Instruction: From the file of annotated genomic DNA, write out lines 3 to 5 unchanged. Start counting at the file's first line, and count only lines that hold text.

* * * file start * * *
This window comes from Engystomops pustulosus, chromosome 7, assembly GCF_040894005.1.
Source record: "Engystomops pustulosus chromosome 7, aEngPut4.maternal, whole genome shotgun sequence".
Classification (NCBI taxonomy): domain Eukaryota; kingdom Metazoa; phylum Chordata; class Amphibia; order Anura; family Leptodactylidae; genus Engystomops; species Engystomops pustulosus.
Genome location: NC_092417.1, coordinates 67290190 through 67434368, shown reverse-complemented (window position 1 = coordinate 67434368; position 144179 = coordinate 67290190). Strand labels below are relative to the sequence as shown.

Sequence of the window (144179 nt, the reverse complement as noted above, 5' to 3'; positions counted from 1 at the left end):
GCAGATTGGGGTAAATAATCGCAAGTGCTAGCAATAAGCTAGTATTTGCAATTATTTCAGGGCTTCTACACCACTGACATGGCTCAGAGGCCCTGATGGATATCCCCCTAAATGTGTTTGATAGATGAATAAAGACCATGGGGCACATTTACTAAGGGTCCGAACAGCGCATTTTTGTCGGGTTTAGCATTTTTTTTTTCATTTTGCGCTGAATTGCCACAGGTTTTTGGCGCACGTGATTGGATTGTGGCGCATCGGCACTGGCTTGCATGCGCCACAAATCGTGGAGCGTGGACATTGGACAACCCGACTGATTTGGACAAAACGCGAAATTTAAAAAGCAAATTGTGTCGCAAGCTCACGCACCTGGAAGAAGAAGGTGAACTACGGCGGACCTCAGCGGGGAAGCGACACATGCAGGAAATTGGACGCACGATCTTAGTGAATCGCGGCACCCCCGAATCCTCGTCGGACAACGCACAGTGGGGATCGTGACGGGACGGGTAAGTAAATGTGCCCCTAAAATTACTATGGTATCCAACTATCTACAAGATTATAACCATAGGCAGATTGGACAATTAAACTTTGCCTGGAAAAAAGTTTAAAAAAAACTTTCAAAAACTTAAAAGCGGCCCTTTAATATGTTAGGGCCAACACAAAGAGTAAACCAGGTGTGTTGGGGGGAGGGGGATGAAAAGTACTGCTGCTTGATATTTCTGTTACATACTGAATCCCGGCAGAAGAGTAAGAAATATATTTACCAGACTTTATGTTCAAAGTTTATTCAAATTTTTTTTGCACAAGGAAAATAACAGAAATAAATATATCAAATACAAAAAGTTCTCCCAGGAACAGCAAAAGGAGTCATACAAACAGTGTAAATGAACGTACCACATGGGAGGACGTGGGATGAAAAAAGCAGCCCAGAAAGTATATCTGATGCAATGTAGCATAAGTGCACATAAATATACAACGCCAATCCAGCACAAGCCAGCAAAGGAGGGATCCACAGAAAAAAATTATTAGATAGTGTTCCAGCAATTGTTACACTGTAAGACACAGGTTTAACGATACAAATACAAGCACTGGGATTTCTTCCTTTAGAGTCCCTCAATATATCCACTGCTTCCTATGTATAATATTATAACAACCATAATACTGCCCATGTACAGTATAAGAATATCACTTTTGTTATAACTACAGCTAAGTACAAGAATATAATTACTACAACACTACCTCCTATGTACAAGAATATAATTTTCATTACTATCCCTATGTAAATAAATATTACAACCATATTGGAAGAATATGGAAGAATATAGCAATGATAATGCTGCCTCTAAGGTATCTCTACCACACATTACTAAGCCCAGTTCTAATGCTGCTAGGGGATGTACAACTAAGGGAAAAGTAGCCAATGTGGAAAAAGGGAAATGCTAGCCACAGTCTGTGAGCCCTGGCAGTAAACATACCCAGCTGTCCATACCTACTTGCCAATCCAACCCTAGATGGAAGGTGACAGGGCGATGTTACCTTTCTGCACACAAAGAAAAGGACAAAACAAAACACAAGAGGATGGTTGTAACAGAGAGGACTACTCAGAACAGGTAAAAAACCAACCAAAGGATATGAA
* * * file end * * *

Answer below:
Classification (NCBI taxonomy): domain Eukaryota; kingdom Metazoa; phylum Chordata; class Amphibia; order Anura; family Leptodactylidae; genus Engystomops; species Engystomops pustulosus.
Genome location: NC_092417.1, coordinates 67290190 through 67434368, shown reverse-complemented (window position 1 = coordinate 67434368; position 144179 = coordinate 67290190). Strand labels below are relative to the sequence as shown.

Sequence of the window (144179 nt, the reverse complement as noted above, 5' to 3'; positions counted from 1 at the left end):